The function of the Grand Jury is to evaluate evidence to determine whether or not a person should be formally accused of a specific crime. If an indictment is returned by a Grand Jury accusing a person with a crime, the case will be sent to a trial court. Attorneys assigned to the grand jury review investigations from police agencies, prepare and present the cases to the grand jury.
Assistant Criminal District Attorneys
Assistant criminal district attorneys assigned to grand jury present cases to a grand jury every week. They indicate the kind of offense to be considered, summarize the evidence, call witnesses, and answer questions by grand jurors. After hearing the evidence from the attorney and witnesses, the grand jurors deliberate as a group and vote in secret.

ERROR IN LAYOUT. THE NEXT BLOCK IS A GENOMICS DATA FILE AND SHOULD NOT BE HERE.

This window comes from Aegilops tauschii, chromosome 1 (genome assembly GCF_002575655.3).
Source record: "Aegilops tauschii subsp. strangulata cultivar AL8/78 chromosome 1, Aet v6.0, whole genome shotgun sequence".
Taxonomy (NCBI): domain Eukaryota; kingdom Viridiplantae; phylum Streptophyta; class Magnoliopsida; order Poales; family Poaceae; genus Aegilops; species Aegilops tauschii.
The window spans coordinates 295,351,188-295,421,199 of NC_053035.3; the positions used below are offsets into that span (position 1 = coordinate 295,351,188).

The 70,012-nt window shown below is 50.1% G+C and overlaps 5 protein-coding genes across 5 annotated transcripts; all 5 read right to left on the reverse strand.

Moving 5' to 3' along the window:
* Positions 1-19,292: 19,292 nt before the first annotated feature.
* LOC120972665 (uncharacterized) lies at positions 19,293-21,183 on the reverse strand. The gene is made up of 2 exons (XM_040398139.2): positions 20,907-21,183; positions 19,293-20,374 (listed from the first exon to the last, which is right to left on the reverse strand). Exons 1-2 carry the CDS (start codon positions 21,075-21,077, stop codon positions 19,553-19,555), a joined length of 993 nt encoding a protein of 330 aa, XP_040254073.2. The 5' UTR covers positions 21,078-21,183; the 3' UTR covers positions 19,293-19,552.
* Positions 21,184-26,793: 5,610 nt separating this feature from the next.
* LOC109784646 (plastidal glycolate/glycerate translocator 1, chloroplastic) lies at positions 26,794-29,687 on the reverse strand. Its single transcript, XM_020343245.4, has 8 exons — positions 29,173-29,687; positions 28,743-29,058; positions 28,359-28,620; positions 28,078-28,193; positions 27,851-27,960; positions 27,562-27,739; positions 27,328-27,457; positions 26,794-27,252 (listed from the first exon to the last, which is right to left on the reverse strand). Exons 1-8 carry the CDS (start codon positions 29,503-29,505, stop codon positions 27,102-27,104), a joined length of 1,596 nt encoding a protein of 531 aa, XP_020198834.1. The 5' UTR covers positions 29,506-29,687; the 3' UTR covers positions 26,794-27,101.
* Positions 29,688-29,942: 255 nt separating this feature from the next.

Deliberations & Voting
Only members of the grand jury are permitted to be present during the deliberations and voting. The grand jury decides whether sufficient facts are presented to a criminal charge or charges against the person accused. Guilt or innocence is not determined by a grand jury. If at least nine grand jurors vote that a person should be formally charged with a crime, a true bill of indictment is signed by the presiding juror of the grand jury and turned over to the district court. If the evidence is determined to be insufficient, the grand jury may vote a "no bill".